Now, I don’t mean to be disrespectful to either black people or white people.  Or any kind of people.  The truth is that lack of common sense is universal to [wo]mankind.  Being a woman doesn’t protect against the lack of common sense either as you can see from the picture above.  As it turns out, you don’t have to be a white adult male to say and do stupid things.

That makes me sad.  As I said in yesterday’s post, it makes me cry.  to quote myself (wow, fancy, I’m quoting myself now) “Tears of anger that white people allowed this to happen and tears of sadness that we treated other people like they were not people.  And still do”

How I wish we were all truly on our way to freedom land.  A land where people not only have the right to sit anywhere they want, regardless their skin colour but also to marry whomever they want, regardless their gender.  Not to mention the right to earn the same wages regardless your ability to carry a child in your womb for 9 months.

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11 thoughts on “Civil Rights? What Civil Rights?

  1. purplemary54 says:

    Here in California, many black churches and leaders came out to support Prop 8, which abolished same-sex marriage in the state (although that’s looking temporary, thanks to recent court rulings). Since Obama has come out in favor of same-sex marriage, many African-Americans are changing their tunes. Maybe they always believed it should be a right, but were afraid to speak out against their leaders until Obama said something. I don’t know. I do know that the bigots who oppose same-sex marriage have spent a lot of time and money trying to convince people of color that civil rights for LGBTQ people isn’t the same as civil rights for people of color, playing especially on religious bias.

    There, that’s my update on what I know about same-sex marriage and “minorities” in California.

  2. saradraws says:

    Maddening. Simply maddening. I too carry the naive (and perhaps prejudiced) assumption that those who have suffered oppression will not in turn oppress others. Holy frickin’ crap am I wrong. When I was working for a Pakistani family, they were slagging the Hasidic Jews. When I had dinner with my Greek and Philipino neighbours, they started in on the Sri Lankens. Turns out, race, gender, ethnicity do not dictate morals or biases. That was MY racism/sexism showing. Humans are humans everywhere. And some of them are asshats.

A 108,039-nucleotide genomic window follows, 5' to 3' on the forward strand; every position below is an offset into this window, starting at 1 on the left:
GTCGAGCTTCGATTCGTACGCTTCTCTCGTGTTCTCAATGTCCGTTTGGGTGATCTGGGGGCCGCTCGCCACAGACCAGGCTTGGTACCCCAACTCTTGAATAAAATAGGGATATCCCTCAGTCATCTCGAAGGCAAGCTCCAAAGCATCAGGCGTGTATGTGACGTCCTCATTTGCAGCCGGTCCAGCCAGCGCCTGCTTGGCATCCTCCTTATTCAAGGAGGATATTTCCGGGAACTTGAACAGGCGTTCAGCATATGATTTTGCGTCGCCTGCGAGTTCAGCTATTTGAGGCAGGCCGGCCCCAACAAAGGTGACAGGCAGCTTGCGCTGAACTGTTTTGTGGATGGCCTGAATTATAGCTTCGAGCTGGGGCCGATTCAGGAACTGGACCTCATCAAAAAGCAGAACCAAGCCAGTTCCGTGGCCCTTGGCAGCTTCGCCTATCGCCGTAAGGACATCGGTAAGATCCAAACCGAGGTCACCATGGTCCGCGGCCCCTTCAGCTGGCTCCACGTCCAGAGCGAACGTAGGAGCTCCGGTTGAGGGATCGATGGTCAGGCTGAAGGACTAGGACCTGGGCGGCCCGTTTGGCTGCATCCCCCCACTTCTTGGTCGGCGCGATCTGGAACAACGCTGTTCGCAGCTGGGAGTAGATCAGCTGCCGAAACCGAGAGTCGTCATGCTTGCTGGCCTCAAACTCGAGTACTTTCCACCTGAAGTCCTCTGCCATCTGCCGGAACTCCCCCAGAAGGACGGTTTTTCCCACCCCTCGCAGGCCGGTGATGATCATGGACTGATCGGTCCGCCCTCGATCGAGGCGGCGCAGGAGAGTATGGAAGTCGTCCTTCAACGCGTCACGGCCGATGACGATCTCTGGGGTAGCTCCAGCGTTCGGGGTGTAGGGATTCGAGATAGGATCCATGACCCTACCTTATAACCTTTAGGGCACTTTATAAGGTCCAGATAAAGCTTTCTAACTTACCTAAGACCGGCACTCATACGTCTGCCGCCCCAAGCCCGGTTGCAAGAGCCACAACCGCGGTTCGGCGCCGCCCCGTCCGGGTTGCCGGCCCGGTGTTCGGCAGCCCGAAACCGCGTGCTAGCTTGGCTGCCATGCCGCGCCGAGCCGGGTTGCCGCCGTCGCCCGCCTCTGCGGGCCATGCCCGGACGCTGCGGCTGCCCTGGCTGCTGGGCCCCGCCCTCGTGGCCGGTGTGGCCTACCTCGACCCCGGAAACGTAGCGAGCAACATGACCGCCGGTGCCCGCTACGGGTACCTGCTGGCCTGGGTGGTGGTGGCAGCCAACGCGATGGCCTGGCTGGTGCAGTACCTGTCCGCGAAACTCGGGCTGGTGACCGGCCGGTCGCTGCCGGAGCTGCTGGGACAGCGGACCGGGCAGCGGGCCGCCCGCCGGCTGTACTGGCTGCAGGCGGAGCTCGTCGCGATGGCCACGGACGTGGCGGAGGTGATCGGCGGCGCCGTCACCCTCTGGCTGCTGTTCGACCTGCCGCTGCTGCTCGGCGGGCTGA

• SummerSolsticeGirl says:

      Yes, it is unfortunate but it is true. Sadly, we are taught from the cradle to distrust and even hate those who are different from us. We see it here in Canada all the time. Like that Quebec woman and her stupid remarks.

      But why do you say you assumption might be prejudiced?

      • saradraws says:

        I assume other cultures/ethnicities who have suffered from oppression/racism would not be racist themselves. It’s a generalization based on ethnicity, which is inherently racist.

  3. danfromsquirrelhill says:

    The reason that women earn less than men is because of the choices that they make. For example, a 2009 New York Times article reported that Anne York, an economics professor at Meredith College in North Carolina, had conducted a study of high school valedictorians in the U.S. According to the study, female valedictorians were planning to have careers that had a median salary of $74,608, whereas male valedictorians were planning to have careers with a median salary of $97,734. As to why the females were less likely than the males likely to choose high paying careers such as surgeon and engineer, the article quoted York as saying, “The typical reason is that they are worried about combining family and career one day in the future.”


    Likewise, the fact that 92% of people who die from work-related injuries are men is not because of discrimination, but because of the choices that men make when they choose an occupation.


    • SummerSolsticeGirl says:

      I know I am very naive but I dream of a world where people accept each other for what they are. Where people understand that we don’t have to all think the same way, or look the same way, or talk the same way.

      I know it’ll never happen but I still wish it